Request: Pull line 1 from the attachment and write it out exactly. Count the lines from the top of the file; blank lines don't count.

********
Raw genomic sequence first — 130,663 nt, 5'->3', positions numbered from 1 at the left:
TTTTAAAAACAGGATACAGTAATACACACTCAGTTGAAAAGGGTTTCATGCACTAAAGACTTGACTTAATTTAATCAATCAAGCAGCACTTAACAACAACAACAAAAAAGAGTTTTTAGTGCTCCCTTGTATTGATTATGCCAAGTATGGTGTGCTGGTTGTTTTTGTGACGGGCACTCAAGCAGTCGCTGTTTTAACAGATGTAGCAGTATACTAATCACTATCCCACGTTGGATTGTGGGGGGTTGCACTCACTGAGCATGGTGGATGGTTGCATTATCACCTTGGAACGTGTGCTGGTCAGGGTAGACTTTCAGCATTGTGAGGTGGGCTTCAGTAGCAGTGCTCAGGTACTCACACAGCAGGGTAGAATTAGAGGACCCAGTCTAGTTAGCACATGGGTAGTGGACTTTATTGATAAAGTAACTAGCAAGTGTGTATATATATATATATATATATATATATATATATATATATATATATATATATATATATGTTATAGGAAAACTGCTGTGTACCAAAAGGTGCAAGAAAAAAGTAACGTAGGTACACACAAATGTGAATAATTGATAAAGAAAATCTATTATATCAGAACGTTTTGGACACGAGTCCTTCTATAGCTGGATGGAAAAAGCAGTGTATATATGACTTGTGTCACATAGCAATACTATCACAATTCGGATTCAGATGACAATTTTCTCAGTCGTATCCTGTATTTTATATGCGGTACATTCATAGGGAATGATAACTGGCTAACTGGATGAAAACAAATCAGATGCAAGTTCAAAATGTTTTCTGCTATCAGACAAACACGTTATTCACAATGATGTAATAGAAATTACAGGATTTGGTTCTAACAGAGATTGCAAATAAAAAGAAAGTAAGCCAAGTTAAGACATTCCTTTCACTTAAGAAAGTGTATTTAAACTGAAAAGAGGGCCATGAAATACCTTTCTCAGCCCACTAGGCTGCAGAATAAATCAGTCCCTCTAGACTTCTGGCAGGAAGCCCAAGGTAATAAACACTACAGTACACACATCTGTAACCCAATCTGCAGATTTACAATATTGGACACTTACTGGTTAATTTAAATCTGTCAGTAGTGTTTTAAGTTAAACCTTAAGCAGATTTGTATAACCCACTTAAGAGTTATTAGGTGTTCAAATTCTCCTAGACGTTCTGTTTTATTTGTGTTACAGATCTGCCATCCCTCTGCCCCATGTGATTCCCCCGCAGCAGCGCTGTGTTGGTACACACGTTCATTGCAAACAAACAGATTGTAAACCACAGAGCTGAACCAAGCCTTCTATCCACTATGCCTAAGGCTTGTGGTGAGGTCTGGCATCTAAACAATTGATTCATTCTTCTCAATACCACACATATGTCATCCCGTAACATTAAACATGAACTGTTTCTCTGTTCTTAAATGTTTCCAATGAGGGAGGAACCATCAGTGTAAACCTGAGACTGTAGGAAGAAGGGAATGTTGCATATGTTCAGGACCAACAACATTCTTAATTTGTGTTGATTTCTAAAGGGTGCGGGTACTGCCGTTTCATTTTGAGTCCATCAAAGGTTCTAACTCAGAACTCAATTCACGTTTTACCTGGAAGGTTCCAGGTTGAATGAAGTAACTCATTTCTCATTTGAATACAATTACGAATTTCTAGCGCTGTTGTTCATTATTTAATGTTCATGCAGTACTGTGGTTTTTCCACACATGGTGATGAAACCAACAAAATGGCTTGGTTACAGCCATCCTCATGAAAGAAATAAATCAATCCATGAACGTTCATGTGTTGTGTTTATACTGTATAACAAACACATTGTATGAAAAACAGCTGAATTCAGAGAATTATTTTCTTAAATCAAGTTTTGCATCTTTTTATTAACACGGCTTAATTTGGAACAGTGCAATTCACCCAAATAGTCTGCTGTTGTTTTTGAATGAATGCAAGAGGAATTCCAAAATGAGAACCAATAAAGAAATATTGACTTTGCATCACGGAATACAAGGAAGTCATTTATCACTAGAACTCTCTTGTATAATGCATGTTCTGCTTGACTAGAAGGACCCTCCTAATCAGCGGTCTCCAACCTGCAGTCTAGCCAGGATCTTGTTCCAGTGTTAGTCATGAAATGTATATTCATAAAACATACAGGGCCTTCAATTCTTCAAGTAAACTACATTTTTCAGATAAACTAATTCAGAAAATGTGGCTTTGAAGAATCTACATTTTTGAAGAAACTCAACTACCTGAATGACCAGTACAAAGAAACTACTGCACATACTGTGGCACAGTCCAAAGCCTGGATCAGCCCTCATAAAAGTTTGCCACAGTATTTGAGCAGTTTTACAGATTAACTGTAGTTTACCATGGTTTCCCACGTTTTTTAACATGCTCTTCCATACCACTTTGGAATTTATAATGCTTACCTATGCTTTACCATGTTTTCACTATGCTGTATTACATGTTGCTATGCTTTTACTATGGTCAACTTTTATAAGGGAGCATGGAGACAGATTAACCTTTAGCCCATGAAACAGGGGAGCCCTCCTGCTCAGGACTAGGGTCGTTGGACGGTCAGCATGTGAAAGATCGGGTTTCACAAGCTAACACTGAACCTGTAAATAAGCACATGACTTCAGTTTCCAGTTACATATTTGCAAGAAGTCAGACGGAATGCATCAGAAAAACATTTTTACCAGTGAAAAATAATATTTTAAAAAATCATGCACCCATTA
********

Raw genomic sequence first — 130,663 nt, 5'->3', positions numbered from 1 at the left: